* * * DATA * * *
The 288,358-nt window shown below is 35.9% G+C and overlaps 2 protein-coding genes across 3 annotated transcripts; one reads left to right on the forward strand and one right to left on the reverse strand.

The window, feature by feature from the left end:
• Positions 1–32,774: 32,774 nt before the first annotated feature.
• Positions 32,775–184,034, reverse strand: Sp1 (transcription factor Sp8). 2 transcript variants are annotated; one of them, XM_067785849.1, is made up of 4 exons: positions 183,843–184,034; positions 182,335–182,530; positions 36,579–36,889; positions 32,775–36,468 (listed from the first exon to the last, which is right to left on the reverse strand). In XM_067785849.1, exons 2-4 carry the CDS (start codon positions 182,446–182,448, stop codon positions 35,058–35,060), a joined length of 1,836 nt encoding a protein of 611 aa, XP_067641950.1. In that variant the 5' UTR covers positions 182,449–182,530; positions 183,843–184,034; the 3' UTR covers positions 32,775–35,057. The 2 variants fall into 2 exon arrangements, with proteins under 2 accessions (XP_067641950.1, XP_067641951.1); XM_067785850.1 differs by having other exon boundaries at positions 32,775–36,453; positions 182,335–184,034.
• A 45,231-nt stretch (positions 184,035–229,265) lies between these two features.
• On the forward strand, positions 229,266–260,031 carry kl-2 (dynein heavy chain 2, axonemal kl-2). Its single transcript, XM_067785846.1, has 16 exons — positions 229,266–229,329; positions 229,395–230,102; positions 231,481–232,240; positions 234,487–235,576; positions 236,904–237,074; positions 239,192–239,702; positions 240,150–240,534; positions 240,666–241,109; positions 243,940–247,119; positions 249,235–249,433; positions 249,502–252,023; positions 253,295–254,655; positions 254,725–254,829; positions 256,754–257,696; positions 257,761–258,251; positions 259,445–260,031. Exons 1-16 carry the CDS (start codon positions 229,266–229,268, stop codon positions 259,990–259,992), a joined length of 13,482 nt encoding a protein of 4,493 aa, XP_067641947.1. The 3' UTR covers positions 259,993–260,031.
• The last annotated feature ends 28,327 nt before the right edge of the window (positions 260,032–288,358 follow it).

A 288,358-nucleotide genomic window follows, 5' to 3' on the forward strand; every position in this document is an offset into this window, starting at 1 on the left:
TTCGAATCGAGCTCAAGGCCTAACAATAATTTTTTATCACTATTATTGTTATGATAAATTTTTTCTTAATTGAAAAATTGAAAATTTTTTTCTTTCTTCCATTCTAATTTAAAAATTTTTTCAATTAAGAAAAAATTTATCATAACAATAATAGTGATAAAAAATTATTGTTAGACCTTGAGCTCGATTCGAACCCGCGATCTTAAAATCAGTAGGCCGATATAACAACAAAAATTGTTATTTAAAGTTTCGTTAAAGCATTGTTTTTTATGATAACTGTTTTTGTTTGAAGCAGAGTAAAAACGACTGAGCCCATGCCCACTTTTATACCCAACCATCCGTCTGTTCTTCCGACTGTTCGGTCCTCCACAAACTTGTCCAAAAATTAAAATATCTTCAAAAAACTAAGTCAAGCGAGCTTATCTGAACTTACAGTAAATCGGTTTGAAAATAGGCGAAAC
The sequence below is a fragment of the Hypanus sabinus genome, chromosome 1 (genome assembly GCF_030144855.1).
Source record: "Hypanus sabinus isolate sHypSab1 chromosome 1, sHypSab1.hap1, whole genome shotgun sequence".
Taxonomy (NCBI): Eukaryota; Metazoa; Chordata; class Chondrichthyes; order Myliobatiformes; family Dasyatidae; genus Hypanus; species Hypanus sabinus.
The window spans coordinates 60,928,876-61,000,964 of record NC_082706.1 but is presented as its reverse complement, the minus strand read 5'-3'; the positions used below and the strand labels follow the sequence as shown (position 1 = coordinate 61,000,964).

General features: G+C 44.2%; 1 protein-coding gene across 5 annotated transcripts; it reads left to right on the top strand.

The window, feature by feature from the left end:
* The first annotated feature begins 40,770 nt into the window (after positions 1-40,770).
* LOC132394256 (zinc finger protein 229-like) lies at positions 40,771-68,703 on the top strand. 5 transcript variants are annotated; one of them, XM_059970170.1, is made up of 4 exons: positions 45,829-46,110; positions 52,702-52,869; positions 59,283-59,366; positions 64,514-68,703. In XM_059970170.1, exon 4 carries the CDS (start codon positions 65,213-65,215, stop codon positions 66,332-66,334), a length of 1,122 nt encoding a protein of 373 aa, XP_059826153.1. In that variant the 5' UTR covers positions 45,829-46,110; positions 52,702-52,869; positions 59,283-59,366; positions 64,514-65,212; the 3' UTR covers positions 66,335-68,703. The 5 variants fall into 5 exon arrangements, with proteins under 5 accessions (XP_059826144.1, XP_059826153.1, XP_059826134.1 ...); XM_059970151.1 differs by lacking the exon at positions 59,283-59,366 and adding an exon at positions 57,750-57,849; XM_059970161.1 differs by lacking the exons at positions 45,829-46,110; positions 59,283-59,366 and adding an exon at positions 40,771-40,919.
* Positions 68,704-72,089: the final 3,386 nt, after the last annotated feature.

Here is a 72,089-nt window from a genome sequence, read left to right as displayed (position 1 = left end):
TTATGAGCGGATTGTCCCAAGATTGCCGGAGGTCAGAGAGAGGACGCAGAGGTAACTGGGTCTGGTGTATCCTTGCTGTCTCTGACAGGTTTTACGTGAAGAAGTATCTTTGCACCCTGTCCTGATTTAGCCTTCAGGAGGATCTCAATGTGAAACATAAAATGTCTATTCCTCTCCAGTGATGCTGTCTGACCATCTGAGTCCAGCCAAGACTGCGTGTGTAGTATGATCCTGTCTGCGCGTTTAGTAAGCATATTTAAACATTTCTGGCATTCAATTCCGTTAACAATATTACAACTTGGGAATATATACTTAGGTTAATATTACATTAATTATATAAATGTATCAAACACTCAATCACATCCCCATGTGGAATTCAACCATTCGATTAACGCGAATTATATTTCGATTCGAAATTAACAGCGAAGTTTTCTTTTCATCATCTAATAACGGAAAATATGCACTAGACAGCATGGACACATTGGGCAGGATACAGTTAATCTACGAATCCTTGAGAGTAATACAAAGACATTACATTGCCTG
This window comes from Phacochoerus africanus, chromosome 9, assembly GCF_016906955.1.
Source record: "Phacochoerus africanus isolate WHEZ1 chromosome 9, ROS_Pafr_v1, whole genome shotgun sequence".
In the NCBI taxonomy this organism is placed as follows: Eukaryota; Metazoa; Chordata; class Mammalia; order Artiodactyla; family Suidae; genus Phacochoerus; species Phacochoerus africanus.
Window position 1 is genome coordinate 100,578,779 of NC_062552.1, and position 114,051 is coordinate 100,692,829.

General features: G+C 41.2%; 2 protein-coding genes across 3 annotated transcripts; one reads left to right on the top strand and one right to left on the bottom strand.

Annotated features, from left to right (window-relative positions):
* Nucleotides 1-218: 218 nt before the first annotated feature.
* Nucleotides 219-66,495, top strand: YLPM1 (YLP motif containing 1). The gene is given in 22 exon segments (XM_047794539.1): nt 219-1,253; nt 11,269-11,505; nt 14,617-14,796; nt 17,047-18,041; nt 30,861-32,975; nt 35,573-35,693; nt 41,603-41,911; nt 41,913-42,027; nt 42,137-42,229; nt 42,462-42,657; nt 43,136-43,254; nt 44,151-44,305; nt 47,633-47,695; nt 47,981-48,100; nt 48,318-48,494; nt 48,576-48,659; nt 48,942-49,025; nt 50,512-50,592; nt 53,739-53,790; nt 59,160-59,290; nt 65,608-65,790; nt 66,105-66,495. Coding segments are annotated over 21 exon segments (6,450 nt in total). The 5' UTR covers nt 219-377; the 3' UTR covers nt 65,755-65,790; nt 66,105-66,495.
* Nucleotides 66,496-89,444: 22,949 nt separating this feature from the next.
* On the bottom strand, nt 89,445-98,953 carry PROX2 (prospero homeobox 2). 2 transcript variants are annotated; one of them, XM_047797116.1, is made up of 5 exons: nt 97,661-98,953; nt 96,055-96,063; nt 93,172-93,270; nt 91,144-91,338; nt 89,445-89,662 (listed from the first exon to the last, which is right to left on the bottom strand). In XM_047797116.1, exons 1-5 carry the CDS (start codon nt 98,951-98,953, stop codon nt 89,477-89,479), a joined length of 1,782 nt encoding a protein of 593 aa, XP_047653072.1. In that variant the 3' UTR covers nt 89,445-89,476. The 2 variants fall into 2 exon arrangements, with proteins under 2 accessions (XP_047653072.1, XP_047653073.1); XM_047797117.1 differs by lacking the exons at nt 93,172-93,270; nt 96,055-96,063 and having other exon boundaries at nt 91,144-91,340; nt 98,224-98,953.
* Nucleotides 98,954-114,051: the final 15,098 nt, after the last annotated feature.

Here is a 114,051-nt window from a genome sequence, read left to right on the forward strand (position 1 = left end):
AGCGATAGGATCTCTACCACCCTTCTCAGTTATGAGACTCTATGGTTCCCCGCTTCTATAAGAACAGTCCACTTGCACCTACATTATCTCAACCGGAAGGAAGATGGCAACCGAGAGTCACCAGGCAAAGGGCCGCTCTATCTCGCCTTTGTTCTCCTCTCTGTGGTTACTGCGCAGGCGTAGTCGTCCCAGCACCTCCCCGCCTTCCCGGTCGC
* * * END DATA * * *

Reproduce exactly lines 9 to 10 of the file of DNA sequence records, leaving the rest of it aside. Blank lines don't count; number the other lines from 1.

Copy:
TTCGAATCGAGCTCAAGGCCTAACAATAATTTTTTATCACTATTATTGTTATGATAAATTTTTTCTTAATTGAAAAATTGAAAATTTTTTTCTTTCTTCCATTCTAATTTAAAAATTTTTTCAATTAAGAAAAAATTTATCATAACAATAATAGTGATAAAAAATTATTGTTAGACCTTGAGCTCGATTCGAACCCGCGATCTTAAAATCAGTAGGCCGATATAACAACAAAAATTGTTATTTAAAGTTTCGTTAAAGCATTGTTTTTTATGATAACTGTTTTTGTTTGAAGCAGAGTAAAAACGACTGAGCCCATGCCCACTTTTATACCCAACCATCCGTCTGTTCTTCCGACTGTTCGGTCCTCCACAAACTTGTCCAAAAATTAAAATATCTTCAAAAAACTAAGTCAAGCGAGCTTATCTGAACTTACAGTAAATCGGTTTGAAAATAGGCGAAAC
The sequence below is a fragment of the Hypanus sabinus genome, chromosome 1 (genome assembly GCF_030144855.1).